Services
Insurance
Loans
Repairs
Advice
About

AC Low-Pressure Hose Replacement Cost Estimate

Worried you might overpay for your AC low-pressure hose replacement? Use Jerry’s GarageGuard™ to get fair cost estimate for your AC low-pressure hose replacement.
background
Get Fair Repair Cost Estimate
√
No spam
√
Compare shops near you
√
Always know how much you should pay
background
avatar
John Davis
Expert Automotive Writer
icon
Reviewed by Kathleen Flear, Director of Content
icon
Edited by Jessica Barrett, Senior Car & Insurance Editor

How much does it cost to replace an AC low-pressure hose?

The average replacement cost for an AC low-pressure hose is $530, with $197 for parts and $322 for mechanic labor. Prices vary depending on your vehicle and labor costs in your area.
How long does it take to replace an AC low-pressure hose? It typically takes about 2.7 hours for a certified mechanic to do the replacement. This includes the time it takes them to do a diagnostic inspection first.
Check out this overview of AC low-pressure hose replacement costs for different vehicles:
Estimate DateCustomerCarFair Cost EstimateParts CostLabor CostLabor Time
May 22, 2024
Tesla Model 3
$354
$150
$203
1.9 Hours
May 20, 2024
GMC Jimmy
$384
$135
$248
1.9 Hours
May 15, 2024
Mitsubishi Mirage
$399
$150
$249
1.9 Hours
May 14, 2024
Toyota Sienna
$392
$135
$257
1.9 Hours
May 11, 2024
Mercury Sable
$230
$135
$95
1.9 Hours
Highlighticon

How did we estimate these prices?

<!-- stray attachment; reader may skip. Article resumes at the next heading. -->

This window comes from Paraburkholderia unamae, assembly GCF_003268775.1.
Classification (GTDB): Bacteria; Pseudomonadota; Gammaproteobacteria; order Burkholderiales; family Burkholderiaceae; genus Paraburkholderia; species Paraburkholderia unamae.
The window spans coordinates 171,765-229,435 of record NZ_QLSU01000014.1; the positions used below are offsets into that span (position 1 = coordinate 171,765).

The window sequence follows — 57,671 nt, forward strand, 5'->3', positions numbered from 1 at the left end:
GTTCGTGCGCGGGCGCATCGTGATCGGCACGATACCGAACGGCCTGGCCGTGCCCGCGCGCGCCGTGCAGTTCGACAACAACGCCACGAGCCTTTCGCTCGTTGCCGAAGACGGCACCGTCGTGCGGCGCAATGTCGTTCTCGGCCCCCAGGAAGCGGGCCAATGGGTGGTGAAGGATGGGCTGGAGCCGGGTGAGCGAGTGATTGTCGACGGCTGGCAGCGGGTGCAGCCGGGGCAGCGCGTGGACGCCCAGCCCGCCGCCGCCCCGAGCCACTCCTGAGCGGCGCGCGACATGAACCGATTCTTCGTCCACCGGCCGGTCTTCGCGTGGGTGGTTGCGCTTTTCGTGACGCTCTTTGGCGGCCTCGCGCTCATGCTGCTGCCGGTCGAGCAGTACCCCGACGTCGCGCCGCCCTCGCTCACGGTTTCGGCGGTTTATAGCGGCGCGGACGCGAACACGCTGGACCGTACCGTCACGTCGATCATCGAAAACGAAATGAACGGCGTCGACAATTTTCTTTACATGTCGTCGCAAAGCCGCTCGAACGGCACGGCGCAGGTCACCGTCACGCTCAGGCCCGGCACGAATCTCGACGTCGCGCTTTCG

Jerry's experts researched and collected data from 2500+ real repair shops in all 50 states in the US, including everything from the total cost of repair services to the hourly labor cost for mechanic labor in each shop. We combined that data with our expert database of hundreds of real repair jobs, thousands of real cars, millions of real car part prices in order to best estimate the cost of each repair service. Our labor cost estimate is calculated by taking the average hourly labor rate for a certified mechanic in the US, times the number of hours it takes on average to complete a repair. We recommend you compare your local shops with Jerry and contact those shops directly to get final pricing for your vehicle.

What parts do I need for my AC low-pressure hose replacement?

Check your owner’s manual to find the replacement hose part number, or ask your mechanic to find the part. To do a hose replacement, here’s what you’ll need:
  • New AC low-pressure hose: This blue AC hose is larger than its red, high pressure counterpart. Replacement hoses typically cost between $150 and $200.